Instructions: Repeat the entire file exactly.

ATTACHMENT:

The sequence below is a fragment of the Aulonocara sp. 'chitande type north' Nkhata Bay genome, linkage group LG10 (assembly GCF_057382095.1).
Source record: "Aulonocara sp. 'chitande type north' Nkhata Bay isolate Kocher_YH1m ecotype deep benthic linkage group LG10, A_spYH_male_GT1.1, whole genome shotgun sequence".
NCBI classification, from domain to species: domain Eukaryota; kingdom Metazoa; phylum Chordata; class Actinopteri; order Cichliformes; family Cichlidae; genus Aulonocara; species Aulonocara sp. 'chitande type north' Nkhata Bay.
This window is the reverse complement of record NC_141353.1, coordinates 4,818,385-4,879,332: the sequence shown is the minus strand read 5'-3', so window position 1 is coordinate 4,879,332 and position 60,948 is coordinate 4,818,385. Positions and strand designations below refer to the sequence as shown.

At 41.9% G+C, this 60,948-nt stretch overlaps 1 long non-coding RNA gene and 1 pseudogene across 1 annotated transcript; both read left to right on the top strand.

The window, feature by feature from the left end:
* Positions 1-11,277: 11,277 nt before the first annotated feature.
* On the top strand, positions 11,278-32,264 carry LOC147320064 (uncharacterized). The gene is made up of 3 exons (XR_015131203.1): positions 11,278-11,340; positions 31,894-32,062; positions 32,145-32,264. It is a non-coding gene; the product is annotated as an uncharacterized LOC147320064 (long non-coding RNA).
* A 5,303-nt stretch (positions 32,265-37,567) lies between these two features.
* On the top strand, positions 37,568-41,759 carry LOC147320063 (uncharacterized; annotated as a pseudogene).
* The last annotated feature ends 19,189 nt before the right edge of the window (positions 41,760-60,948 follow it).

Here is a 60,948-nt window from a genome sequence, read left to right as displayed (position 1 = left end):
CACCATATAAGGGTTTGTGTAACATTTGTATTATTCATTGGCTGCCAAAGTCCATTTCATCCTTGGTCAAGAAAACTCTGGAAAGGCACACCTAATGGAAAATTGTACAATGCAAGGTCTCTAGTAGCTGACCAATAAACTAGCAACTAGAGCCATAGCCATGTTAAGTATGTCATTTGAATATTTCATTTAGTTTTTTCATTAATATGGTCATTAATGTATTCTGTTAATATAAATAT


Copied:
The sequence below is a fragment of the Aulonocara sp. 'chitande type north' Nkhata Bay genome, linkage group LG10 (assembly GCF_057382095.1).
Source record: "Aulonocara sp. 'chitande type north' Nkhata Bay isolate Kocher_YH1m ecotype deep benthic linkage group LG10, A_spYH_male_GT1.1, whole genome shotgun sequence".
NCBI classification, from domain to species: domain Eukaryota; kingdom Metazoa; phylum Chordata; class Actinopteri; order Cichliformes; family Cichlidae; genus Aulonocara; species Aulonocara sp. 'chitande type north' Nkhata Bay.
This window is the reverse complement of record NC_141353.1, coordinates 4,818,385-4,879,332: the sequence shown is the minus strand read 5'-3', so window position 1 is coordinate 4,879,332 and position 60,948 is coordinate 4,818,385. Positions and strand designations below refer to the sequence as shown.

At 41.9% G+C, this 60,948-nt stretch overlaps 1 long non-coding RNA gene and 1 pseudogene across 1 annotated transcript; both read left to right on the top strand.

The window, feature by feature from the left end:
* Positions 1-11,277: 11,277 nt before the first annotated feature.
* On the top strand, positions 11,278-32,264 carry LOC147320064 (uncharacterized). The gene is made up of 3 exons (XR_015131203.1): positions 11,278-11,340; positions 31,894-32,062; positions 32,145-32,264. It is a non-coding gene; the product is annotated as an uncharacterized LOC147320064 (long non-coding RNA).
* A 5,303-nt stretch (positions 32,265-37,567) lies between these two features.
* On the top strand, positions 37,568-41,759 carry LOC147320063 (uncharacterized; annotated as a pseudogene).
* The last annotated feature ends 19,189 nt before the right edge of the window (positions 41,760-60,948 follow it).

Here is a 60,948-nt window from a genome sequence, read left to right as displayed (position 1 = left end):
CACCATATAAGGGTTTGTGTAACATTTGTATTATTCATTGGCTGCCAAAGTCCATTTCATCCTTGGTCAAGAAAACTCTGGAAAGGCACACCTAATGGAAAATTGTACAATGCAAGGTCTCTAGTAGCTGACCAATAAACTAGCAACTAGAGCCATAGCCATGTTAAGTATGTCATTTGAATATTTCATTTAGTTTTTTCATTAATATGGTCATTAATGTATTCTGTTAATATAAATAT